The New Orleans Saints took Ohio State receiver Chris Olave at No. 11. That seems about right. The eyebrow-raiser was that they traded their own 16th pick and two mid-rounders (98th and 120th) to move up five spots for Olave, one of three former OSU wideouts who went in the top 12. This draft was notable for having globs of great receiving prospects, and six of them wound up going in the first 20 picks, including a couple more whom the Saints could’ve had by staying put. They invested a lot in a belief that Olave is special even within that group. He may well be! It’s an aggressive move in the Saints’ first draft under a new coach, Dennis Allen.
Picking 13th, the Philadelphia Eagles also went to the “Georgia’s 2021 defense was amazing” well and took defensive tackle Jordan Davis. There are almost no football players like Davis, and probably very few humans like him. He is 6-foot-6 and 341 pounds and carried all of that in a 4.78-second 40-yard dash at the league’s scouting combine. Men of Davis’ size are just not supposed to move like that. He packs more punch than almost any prospect ever.
The question of fit for Philly is a fair one, though. Davis, kind of like his teammate Walker, was not a prolific pass-rusher in college. He often came off the field on passing downs for Georgia, and any player of his size will get at least a few questions about conditioning and how well his body will hold up. The Eagles didn’t think those concerns were a big deal, evidently. I like their strategy of getting a giant, athletic force of nature and putting him in the middle of the line.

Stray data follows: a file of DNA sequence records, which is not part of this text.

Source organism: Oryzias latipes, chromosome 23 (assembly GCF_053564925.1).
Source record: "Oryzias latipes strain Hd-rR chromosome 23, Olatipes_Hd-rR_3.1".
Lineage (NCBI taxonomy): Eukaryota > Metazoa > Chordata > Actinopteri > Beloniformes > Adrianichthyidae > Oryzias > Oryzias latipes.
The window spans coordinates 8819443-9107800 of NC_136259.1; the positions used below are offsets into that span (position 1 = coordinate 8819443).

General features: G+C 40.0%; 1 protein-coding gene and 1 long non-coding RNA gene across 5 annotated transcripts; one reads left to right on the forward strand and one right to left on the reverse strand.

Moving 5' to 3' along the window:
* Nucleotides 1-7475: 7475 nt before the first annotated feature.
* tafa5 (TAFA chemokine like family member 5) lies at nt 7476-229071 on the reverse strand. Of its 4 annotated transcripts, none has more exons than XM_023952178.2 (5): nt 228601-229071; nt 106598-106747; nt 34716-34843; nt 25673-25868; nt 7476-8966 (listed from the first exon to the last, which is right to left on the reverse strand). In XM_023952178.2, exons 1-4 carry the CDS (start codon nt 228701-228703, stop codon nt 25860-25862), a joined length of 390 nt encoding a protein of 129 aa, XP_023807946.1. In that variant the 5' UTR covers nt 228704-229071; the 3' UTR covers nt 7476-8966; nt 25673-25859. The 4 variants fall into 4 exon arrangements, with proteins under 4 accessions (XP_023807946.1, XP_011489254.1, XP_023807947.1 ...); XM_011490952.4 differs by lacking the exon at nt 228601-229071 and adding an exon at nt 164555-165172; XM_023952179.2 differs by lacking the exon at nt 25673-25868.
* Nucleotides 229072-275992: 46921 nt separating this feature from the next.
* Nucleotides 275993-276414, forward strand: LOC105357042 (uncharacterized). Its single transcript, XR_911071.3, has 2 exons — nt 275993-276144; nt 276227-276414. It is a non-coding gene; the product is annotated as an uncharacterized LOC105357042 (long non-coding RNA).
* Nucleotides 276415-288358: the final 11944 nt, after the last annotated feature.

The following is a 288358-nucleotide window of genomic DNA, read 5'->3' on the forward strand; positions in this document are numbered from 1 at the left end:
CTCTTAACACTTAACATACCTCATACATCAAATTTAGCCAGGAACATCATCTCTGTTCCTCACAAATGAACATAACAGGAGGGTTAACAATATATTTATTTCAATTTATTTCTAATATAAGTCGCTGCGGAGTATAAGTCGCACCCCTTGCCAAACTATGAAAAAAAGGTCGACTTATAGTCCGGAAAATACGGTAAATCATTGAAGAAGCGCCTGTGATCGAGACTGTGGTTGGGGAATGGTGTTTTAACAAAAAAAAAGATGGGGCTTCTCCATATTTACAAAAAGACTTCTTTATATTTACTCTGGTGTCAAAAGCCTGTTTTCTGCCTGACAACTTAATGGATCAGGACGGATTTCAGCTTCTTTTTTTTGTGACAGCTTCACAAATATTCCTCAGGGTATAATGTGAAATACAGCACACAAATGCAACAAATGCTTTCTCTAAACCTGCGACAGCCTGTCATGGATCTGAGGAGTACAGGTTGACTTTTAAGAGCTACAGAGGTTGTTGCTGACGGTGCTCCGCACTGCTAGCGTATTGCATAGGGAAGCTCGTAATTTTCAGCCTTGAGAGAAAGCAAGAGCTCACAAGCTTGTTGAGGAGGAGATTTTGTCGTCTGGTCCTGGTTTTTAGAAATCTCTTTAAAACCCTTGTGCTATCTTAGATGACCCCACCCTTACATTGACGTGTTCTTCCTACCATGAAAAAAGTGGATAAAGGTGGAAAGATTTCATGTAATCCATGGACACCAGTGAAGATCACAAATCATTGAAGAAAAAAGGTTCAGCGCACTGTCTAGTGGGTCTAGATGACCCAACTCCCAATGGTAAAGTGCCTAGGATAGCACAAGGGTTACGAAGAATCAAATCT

The pick that seemed like the best conventional value play was the Baltimore Ravens taking Notre Dame safety Kyle Hamilton with the 14th selection. The short story about Hamilton is that he was outrageously good in South Bend and has a well-rounded skill set with no holes—at least none that show up when you watch him play a game. The Ringer’s Benjamin Solak argues that he is the best player in the draft, and that seems about right to me. At least, he’s close.
So, why’d he go 14th? Probably for two reasons. One, as Solak argues, is that some NFL decision-makers don’t treat safety like a premium position. Another is that Hamilton ran a 4.59-second 40 at the combine, and that’s pretty slow for the position; it put him in the 42nd percentile of safeties who have tested at the combine. Obviously, running fast matters. But the combine is not the whole story: There is ample game film that suggests Hamilton is extremely fast once the whistle blows. Look at this range, for instance: